There's a good way and a bad way for biotech companies to deliver revenue growth.

The good way is to convince doctors to prescribe a drug more frequently, thereby increasing the volume of drug sold.

The bad way is to raise the price of a drug to offset declines in the volume, or amount, of drug sold.

It should be obvious why volume-based revenue growth is preferred over growth driven by price increases. The former means user demand for a drug and its market share are increasing. The latter says the opposite. Demand is weakening, leaving only price increases to make up the difference.

Getting called out for raising drug prices isn't the kind of attention biotech companies need or want in these politically charged times.

This week's earnings announcements from Celgene (CELG) - Get Report and Biogen (BIIB) - Get Report provided a contrast between volume- and price-driven revenue growth.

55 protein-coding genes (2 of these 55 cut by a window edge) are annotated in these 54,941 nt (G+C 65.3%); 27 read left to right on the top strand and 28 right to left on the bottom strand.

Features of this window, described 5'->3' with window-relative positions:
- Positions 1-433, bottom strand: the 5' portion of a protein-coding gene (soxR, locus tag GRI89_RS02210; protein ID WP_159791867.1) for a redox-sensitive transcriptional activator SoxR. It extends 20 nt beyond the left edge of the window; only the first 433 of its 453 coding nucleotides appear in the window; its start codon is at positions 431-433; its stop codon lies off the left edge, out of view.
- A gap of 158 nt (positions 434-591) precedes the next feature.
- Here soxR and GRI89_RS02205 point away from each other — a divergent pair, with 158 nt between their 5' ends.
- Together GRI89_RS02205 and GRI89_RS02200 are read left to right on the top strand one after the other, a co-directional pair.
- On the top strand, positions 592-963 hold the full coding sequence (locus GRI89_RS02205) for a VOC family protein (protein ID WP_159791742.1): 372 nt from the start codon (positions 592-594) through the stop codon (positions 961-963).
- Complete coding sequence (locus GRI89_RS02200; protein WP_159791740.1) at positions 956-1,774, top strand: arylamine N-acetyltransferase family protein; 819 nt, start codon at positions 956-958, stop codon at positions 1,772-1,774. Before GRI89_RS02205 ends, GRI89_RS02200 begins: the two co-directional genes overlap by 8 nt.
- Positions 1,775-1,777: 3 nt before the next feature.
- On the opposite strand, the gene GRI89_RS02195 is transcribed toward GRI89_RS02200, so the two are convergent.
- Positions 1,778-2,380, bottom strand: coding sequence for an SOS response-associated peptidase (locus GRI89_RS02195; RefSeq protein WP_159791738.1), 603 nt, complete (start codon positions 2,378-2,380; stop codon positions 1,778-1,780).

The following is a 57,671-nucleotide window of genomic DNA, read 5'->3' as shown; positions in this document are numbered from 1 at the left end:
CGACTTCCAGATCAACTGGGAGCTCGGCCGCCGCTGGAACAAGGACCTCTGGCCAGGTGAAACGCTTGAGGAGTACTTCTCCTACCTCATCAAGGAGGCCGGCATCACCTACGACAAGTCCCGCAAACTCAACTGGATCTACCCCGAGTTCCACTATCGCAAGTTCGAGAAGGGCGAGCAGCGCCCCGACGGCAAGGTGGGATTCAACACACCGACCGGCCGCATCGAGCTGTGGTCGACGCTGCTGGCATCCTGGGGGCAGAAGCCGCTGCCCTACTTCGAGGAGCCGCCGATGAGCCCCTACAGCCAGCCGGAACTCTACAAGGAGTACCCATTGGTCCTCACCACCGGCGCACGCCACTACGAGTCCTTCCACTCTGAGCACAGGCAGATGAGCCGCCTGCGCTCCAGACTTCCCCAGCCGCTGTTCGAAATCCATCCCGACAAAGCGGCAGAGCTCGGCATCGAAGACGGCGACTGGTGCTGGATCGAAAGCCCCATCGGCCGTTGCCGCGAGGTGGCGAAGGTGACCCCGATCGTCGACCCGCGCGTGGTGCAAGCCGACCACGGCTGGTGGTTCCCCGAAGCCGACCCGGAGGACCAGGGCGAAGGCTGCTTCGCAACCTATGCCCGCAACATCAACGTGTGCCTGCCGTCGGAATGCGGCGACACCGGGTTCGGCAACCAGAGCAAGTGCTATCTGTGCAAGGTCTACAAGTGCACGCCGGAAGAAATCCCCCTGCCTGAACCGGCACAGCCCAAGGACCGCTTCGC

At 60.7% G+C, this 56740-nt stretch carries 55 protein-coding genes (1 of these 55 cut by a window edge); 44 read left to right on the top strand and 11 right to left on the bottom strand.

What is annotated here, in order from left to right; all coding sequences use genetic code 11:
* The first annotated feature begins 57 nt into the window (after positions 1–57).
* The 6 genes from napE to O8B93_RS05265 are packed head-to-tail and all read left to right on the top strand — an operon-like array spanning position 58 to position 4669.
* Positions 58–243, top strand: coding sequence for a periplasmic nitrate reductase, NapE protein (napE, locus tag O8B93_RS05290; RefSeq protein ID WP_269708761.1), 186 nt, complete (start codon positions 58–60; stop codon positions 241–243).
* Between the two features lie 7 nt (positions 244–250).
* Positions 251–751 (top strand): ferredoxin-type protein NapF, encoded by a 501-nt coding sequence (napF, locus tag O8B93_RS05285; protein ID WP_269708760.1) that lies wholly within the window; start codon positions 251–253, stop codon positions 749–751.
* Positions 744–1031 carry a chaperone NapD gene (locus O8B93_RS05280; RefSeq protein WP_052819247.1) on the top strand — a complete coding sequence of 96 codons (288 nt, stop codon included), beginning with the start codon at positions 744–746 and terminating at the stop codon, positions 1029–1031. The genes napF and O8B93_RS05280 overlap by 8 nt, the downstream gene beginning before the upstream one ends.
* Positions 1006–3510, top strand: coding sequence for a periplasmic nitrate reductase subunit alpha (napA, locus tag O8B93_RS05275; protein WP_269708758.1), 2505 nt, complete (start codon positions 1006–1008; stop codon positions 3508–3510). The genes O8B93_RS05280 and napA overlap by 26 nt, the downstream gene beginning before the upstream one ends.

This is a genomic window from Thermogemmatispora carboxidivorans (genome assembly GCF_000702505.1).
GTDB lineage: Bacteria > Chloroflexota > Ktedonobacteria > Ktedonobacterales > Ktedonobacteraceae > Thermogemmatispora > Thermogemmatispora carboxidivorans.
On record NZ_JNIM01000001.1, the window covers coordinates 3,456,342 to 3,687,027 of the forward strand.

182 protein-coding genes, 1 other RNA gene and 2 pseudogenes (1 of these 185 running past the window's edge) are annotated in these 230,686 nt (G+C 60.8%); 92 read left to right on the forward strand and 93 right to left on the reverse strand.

Celgene net product sales rose 28% to $2.97 billion in the third quarter, driven by a 25% increase in volume. Price increases accounted for only 5% of the revenue growth.

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Biogen product sales rose 6% to $2.54 billion in the third quarter. Tecfidera, Biogen's top-selling multiple sclerosis pill, makes up 41% of total product sales. In the third quarter, Tecfidera sales grew 10% to $1.03 billion.

Biogen didn't offer a chart breaking down sales growth by volume and price. Here's why, in the company's 10-Q:

For the three and nine months ended September 30, 2016, compared to the same periods in 2015, the increase in U.S. TECFIDERA revenues was primarily due to price increases, partially offset by higher discounts and allowances.


Adam Feuerstein writes regularly for TheStreet. In keeping with company editorial policy, he doesn't own or short individual stocks, although he owns stock in TheStreet. He also doesn't invest in hedge funds or other private investment partnerships. Feuerstein appreciates your feedback; click here to send him an email.